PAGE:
US President Barack Obama announced the framework for a vast free trade agreement spanning the Pacific as he sought a new era of American leadership in a fast-growing region.
"Together we can boost exports and create more goods available for our consumers, create new jobs, compete, win in the markets of the future," Obama said, framing the Asia-Pacific as the key to restoring global economic growth.
Leaders from nearly 20 nations, including China and Japan, gathered for weekend meetings in Hawaii, where sunbathers and surfers had to skirt beach barricades and traffic snarls frustrated the famously laid-back locals.
Obama said nine countries had reached a "broad outline" on a free trade pact called the Trans-Pacific Partnership, or TPP, and hoped by next year to be working on the legal text of a full agreement.
Japanese Prime Minister Yoshihiko Noda gave a major boost ahead of the summit as his nation became the 10th member of the TPP, meaning that it will cover more than one-third of the global economy and could develop into the world's biggest free trade zone, dwarfing the European Union.
"I have been extremely impressed already with the boldness of his vision," Obama said after meeting the newly installed leader in Hawaii ahead of Sunday's formal opening of the Asia-Pacific Economic Cooperation (APEC) forum.
Obama has set a goal of doubling exports to create badly needed jobs at home. But he also hopes that the TPP will serve as a strategic linchpin as the United States winds down wars in Iraq and Afghanistan and refocuses on Asia.
Pressing the US case for the TPP, Obama said that the emerging agreement would be a 21st-century deal that ensures high environmental and labor standards and addresses new barriers other than tariffs.
"I'm confident we can get this done," he said.
The TPP was signed in 2005 as an obscure agreement among Brunei, Chile, New Zealand and Singapore. Obama suddenly turned it into the cornerstone of US free trade drive, with Australia, Japan, Malaysia, Peru, the United States and Vietnam now also in the talks.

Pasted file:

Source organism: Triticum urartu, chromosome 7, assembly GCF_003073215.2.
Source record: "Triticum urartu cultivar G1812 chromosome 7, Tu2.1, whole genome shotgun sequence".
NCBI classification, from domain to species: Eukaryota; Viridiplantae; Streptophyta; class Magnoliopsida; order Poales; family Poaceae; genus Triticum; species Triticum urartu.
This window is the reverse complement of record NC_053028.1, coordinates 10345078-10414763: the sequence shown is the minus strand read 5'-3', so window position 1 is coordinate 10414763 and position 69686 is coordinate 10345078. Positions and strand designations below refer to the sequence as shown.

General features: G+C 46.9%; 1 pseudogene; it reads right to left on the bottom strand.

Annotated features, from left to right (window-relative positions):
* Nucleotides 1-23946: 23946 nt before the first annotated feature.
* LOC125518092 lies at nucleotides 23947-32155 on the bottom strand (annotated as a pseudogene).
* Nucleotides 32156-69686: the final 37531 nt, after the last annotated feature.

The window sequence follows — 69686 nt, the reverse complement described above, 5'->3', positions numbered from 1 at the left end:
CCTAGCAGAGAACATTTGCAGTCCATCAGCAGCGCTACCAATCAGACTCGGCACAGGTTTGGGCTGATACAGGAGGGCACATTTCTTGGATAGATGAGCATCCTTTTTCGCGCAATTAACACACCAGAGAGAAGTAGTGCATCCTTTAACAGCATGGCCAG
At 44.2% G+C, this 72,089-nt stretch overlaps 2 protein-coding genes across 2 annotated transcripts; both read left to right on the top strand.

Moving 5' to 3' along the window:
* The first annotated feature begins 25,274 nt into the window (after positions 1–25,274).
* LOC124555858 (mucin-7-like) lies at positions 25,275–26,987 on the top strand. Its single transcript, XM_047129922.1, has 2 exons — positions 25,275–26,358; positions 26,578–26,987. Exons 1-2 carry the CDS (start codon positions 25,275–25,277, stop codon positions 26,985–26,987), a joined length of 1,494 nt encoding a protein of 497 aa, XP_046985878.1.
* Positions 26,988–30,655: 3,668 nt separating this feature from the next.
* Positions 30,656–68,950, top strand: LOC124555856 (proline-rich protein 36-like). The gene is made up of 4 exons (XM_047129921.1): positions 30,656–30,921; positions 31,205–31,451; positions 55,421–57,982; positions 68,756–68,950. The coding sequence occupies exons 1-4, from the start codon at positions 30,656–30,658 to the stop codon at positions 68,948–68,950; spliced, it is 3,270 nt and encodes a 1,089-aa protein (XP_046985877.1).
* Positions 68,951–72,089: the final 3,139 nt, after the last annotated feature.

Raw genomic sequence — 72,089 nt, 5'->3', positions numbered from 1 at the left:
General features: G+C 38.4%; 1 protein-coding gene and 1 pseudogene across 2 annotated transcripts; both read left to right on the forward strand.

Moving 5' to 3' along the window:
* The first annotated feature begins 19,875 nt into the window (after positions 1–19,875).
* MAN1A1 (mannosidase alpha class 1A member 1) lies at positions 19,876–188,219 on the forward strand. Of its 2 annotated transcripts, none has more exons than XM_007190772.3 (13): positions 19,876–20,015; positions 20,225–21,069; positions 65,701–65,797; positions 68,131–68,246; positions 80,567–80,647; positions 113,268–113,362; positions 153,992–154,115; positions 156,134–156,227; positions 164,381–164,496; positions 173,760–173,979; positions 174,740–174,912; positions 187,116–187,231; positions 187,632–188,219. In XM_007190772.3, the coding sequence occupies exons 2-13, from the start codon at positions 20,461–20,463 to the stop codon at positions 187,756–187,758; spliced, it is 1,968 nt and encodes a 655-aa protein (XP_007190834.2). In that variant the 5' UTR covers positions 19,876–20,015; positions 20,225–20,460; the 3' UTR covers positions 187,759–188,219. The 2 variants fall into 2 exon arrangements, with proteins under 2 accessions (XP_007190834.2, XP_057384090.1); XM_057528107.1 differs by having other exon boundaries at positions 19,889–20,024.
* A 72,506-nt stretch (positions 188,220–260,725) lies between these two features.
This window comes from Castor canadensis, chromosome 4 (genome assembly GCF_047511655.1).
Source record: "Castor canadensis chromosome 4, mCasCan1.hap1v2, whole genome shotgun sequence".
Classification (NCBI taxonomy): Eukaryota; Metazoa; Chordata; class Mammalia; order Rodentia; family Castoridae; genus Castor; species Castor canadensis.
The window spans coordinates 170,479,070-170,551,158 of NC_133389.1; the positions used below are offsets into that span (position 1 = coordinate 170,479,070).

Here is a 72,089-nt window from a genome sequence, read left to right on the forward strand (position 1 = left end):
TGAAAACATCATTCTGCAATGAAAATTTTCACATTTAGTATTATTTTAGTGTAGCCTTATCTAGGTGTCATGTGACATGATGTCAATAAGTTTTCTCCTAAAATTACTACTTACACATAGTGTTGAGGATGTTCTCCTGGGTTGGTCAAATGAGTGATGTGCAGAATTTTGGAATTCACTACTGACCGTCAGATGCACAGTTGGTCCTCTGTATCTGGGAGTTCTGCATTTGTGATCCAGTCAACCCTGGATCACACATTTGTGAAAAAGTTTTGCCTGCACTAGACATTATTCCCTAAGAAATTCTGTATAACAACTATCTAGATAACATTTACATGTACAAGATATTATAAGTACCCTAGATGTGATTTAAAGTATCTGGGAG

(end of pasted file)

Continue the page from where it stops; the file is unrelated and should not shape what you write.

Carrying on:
In a joint statement, leaders of TPP nations said they shared a "strong interest" in expanding their membership.
The major outlier of the TPP is China, the world's second largest economy. Obama, shortly before holding talks with Chinese President Hu Jintao, warned that Beijing must "play by the rules" in international trade and intellectual property protection.
The United States has not explicitly ruled out China's entrance into the TPP, but Secretary of State Hillary Clinton has linked the trade agreement to fundamental values including openness and labor standards.
"It's very important for China to join eventually, and China has left that possibility open," Peter Petri, an expert from the East-West Center think-tank, told AFP.
"There are now differences between the US and China on some provisions, for example, rules about trade by state-owned enterprises. But it's best to think of this not as breaking up the region, but as a move in a "˜bargaining game' about what rules will govern cooperation."
Despite the US optimism about the TPP, Obama acknowledged that there would be "difficulties" and "sensitivities" by member countries. Most experts believe it will take years before a concrete agreement can come to fruition.
"I'd be surprised if the 2012 deadline were met, particularly in a presidential election year," Petri said.
The details of the trade agreement remain vague and opposition has already built in several countries. Some farm groups in Japan and the United States have both voiced alarm that they would be swamped by global competition.
US automakers have also been concerned about the entrance of Japan, fearing that duty-free access for the country of auto giants such Toyota will deal a new blow to struggling Detroit.
APEC covers 21 economies and more than half of the global economy. Obama plans a Hawaiian reception on Saturday evening on the beach, in a rare informal opportunity for top world leaders.
Hawaii officials have embraced the summit as a chance to showcase the islands's famed hospitality, but it has brought the heaviest security since the wake of the Japanese attack on Pearl Harbor nearly 70 years ago.
Thai Prime Minister Yingluck Shinawatra postponed what would have been her debut on the world stage at APEC to deal with the kingdom's worst floods in half a century, while Mexican President Felipe Calderon canceled after his interior minister died in a helicopter crash.